Sir Alex Ferguson used to say you can qualify from the Champions League by winning your home games and picking up one point somewhere on the road. Well, Liverpool did even better by not even needing a point on the road. Dominant at home, dire away.
Liverpool’s 0-0 draw at home against Bayern didn’t leave them in an ideal position but Jurgen Klopp rolled back the years and his lads produced a scintillating display in Munich. Their first away win in Europe since last year’s quarter-finals. No one will want to draw the Reds as the tournament progresses because they are a side almost perfectly engineered for two-legged knockout football.
Juventus cruised through their first three games but the reverse fixtures have been less than impressive and have cast doubts on their ability to go all the way even though they are once again cruising in Serie A. They got Second Half FC’d at home where Valencia gave them a real game too, and then Young Boys slapped them around in the group’s final game.
They got blasted away to Atlético Madrid and thanks to some sloppy finishing from the Spanish side only lost 2-0. That’s all they needed as Atleti’s bête noire and Mr. Champions League Cristiano Ronaldo hammered a hat-trick to give them an immense comeback win. A quality side to be respected, but remember: they do have Wojciech Szczesny in goal.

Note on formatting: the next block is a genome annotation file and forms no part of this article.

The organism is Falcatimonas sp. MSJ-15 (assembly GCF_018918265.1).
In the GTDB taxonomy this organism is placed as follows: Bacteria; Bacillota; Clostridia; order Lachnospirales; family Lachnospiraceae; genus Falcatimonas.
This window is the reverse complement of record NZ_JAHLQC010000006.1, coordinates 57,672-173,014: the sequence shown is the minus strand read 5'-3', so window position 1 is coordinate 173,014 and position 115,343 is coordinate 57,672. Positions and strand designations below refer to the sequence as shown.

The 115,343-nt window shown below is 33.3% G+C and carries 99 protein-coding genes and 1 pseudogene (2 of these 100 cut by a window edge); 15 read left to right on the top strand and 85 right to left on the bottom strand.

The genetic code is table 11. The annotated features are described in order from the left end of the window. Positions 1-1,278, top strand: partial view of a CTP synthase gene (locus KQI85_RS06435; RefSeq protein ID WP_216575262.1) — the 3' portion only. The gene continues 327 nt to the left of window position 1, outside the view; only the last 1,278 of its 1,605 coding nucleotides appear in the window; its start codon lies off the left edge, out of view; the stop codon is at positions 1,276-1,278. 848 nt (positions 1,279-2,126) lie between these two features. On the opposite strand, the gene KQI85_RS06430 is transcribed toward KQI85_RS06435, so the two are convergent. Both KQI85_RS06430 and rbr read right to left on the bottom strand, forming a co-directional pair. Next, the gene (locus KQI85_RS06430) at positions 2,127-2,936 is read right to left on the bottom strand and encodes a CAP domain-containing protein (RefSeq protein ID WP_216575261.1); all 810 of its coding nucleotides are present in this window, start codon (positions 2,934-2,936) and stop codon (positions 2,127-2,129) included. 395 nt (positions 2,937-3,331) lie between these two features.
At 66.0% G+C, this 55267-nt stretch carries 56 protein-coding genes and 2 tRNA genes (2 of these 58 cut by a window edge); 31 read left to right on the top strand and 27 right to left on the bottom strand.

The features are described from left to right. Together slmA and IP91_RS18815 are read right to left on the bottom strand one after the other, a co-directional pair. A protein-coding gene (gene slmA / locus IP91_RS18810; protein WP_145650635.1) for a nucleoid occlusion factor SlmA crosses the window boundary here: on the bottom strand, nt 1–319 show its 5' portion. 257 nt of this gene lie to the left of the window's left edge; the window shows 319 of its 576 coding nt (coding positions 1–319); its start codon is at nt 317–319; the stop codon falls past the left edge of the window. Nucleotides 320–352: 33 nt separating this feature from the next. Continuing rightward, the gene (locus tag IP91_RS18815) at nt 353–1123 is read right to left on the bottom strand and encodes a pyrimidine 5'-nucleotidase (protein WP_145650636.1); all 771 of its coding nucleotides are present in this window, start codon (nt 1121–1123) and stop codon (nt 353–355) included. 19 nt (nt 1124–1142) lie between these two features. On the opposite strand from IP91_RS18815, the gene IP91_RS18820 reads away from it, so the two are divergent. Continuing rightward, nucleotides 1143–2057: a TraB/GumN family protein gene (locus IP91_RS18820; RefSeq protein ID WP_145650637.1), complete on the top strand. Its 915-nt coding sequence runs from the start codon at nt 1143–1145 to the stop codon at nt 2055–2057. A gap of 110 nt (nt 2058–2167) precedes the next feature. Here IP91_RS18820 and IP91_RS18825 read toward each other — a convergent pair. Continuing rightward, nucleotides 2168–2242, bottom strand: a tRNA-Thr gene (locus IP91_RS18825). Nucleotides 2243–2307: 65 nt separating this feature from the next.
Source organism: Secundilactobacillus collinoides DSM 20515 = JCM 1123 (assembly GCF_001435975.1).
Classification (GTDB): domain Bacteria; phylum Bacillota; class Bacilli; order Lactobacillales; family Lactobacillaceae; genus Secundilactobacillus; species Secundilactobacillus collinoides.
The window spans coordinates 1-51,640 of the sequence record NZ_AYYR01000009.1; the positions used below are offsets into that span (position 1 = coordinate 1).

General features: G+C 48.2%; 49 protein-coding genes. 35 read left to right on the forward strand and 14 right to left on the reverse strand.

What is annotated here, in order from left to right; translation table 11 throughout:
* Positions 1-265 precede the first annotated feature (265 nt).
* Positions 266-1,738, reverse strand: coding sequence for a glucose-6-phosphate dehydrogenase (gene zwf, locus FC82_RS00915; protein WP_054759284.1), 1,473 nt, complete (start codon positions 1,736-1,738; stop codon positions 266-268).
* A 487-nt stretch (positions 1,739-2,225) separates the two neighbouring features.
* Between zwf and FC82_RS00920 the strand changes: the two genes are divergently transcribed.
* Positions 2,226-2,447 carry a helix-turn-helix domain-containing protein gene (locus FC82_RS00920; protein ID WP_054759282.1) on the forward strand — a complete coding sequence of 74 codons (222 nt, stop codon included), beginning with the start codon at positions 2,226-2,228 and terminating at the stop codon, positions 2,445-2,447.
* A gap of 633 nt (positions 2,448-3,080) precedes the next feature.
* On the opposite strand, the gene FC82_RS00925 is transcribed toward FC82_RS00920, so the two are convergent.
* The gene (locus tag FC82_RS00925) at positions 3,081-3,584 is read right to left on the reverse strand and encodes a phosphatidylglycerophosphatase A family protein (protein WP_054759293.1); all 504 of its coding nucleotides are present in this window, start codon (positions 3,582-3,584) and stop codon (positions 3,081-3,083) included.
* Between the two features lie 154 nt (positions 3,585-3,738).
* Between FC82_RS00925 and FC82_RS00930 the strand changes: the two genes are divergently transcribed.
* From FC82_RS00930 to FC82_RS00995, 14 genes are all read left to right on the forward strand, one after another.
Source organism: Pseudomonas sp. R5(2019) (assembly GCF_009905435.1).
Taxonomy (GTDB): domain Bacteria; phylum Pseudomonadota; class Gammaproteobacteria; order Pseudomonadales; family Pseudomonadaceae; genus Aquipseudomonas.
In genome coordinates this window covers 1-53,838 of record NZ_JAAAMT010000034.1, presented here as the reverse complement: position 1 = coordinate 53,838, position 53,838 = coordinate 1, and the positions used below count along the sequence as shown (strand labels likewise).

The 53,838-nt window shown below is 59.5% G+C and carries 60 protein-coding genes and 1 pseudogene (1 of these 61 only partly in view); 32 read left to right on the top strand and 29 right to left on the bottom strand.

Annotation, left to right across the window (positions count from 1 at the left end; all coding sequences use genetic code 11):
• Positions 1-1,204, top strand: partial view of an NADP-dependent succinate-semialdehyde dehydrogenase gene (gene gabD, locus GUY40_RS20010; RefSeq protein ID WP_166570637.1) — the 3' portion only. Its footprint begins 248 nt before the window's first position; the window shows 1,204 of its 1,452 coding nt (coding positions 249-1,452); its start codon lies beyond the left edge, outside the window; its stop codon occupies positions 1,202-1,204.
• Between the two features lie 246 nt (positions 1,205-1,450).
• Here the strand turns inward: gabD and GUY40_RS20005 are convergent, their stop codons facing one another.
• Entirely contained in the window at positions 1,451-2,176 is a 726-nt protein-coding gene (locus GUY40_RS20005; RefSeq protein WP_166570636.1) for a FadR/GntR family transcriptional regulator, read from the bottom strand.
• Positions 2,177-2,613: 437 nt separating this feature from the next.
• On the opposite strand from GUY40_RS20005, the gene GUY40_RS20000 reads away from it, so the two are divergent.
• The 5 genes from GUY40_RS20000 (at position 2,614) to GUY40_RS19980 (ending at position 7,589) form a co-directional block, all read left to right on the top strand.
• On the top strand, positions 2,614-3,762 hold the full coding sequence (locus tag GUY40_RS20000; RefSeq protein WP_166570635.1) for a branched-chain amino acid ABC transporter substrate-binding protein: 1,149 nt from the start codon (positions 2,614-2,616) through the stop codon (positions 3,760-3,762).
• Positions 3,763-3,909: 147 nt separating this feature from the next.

2. Manchester City
Manchester City played some sublime football in their group games. They failed to beat the volatile Lyon, however, losing at home before drawing away. Their dominance on the domestic front is hard to overlook as is the fact that they played magnificent football without their best player (Kevin de Bruyne) for much of the season.
They’ve not been flawless, but they are top scorers by a distance. There’s genius in there for sure with Raheem Sterling and Sergio Aguero having career best seasons in terms of quality of performance and Bernardo Silva emerging as a dominant playmaker. They absolutely annihilated Schalke in the round of 16, but they have the tactical system and the collective confidence to finally reach a final.
Barcelona were placed in the group of death but have handled it so comfortably you may as well have called it the group of mild skin irritation. Resplendent at Wembley when they demolished Spurs, they also took four points from closest rivals Inter without their talisman Leo Messi, who missed the matches through injury.
The Argentine is the club’s top scorer in Europe with eight goals (having played just 477 minutes) and his three assists mean he is so far the only player to clock up over 10 direct goal involvements. What’s more, he is also playing at an absurdly high level – his displays at Wembley and at home against Lyon are among standout performances of the tournament so far.
They’ve been inconsistent at times in La Liga this season but are still 11 points clear at the top of the table. Meanwhile, they’ve been almost note perfect in the Champions League (the draws in Lyon and Milan were games they controlled and dominated meanwhile the Spurs draw was a dead rubber to them). They are the gold standard at present.